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The Great Pacific Garbage Patch is our piece de resistance of just how disgusting humans have made this planet. The patch sits in a remote part of the Pacific Ocean, somewhere between California and Hawaii. It's home to 1.8 trillion pieces of trash, weighting 88,000 tons. Plastic nets, fishing rope, and plastic bottles have accumulated into a sort of sea landfill. It's one of five ocean gyres (a spot where rotating currents allow marine debris to accumulate), and it's also the world's largest accumulation of plastic waste.

Scientists have known about the five gyres of the world for a while, but haven't studied their impact on marine life. Why would they? The Great Pacific Garbage Patch is an oceanic desert, meaning very few fish and mammals live there. Now, we're getting a better glimpse at how our empty Starbucks cups and plastic bags can mess with marine life. Whales have been spotted interacting with the Great Pacific Garbage Patch.


Researchers from the Ocean Cleanup Foundation (a non-profit working to remove plastic from the seas using technology) noticed a total of 14 whales, making it the first time whales were spotted in the patch. A total of two baleen whales, three beaked whales, four sperm whales, and five other cetaceans were spotted. This included a mother and her calf. Some of the plastics were close to where the whales were swimming, putting the whales in danger. Their findings were published in Marine Biodiversity.

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Researchers spotted the whales in October 2016 while counting ocean plastics, making the whale sighting unexpected. "[T]his oceanic garbage patch is within what is called 'oligotrophic waters', which are believed to host a limited number of animals," study author Julia Reisser, from the University of Western Australia, told Newsweek. "Our observations indicate that this plastic pollution hotspot is either home or an important migration corridor for many marine vertebrates, including whales."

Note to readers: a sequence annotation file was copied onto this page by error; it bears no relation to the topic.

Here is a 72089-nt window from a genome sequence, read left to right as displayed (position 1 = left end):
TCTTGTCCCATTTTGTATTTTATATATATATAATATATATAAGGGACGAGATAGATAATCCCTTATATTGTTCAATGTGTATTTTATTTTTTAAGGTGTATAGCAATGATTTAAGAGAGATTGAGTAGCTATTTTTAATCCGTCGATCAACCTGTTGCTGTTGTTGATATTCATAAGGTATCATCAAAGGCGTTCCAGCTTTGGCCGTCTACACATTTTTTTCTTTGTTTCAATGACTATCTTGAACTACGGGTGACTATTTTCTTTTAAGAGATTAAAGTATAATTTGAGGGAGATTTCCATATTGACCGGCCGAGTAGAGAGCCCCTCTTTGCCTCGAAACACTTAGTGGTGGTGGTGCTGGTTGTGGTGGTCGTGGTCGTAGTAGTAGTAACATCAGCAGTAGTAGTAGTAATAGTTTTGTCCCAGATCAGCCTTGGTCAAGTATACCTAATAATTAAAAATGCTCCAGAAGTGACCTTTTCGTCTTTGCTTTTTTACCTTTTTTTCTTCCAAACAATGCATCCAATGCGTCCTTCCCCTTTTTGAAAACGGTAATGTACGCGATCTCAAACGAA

The presence of the trash put the whales in danger, making their swim anything but a harmless frolic. "For the first time, we found proof of whales and dolphins in the Great Pacific Garbage Patch, which means it's highly likely they are eating or getting tangled in the huge amount of plastic in the area," one of the scientists, Chandra Salgado Kent, wrote in The Conversation.

90% of all trash floating in the ocean is plastic. It's not just disgusting, it's also dangerous to marine life. They can ingest them or become entangled in them. Recently, several whales have been found with massive amounts of trash inside their stomachs. This March, a Culver's beaked whale was found in the Philippines with 88 pounds inside its belly. Last December, a sperm whale was found in Indonesia that had ingested a whopping 1,000 pieces of plastic.

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Hopefully, the Great Pacific Garbage Patch will shrink in size. A cleanup is currently underway. A 10-foot screen is utilizing the sea currents to passively collect plastics, including microplastics.




The less trash in the ocean means the less there is for whales and other marine life to eat. While we can't go back in time to clean up the mess, we can fix things in the present and future.

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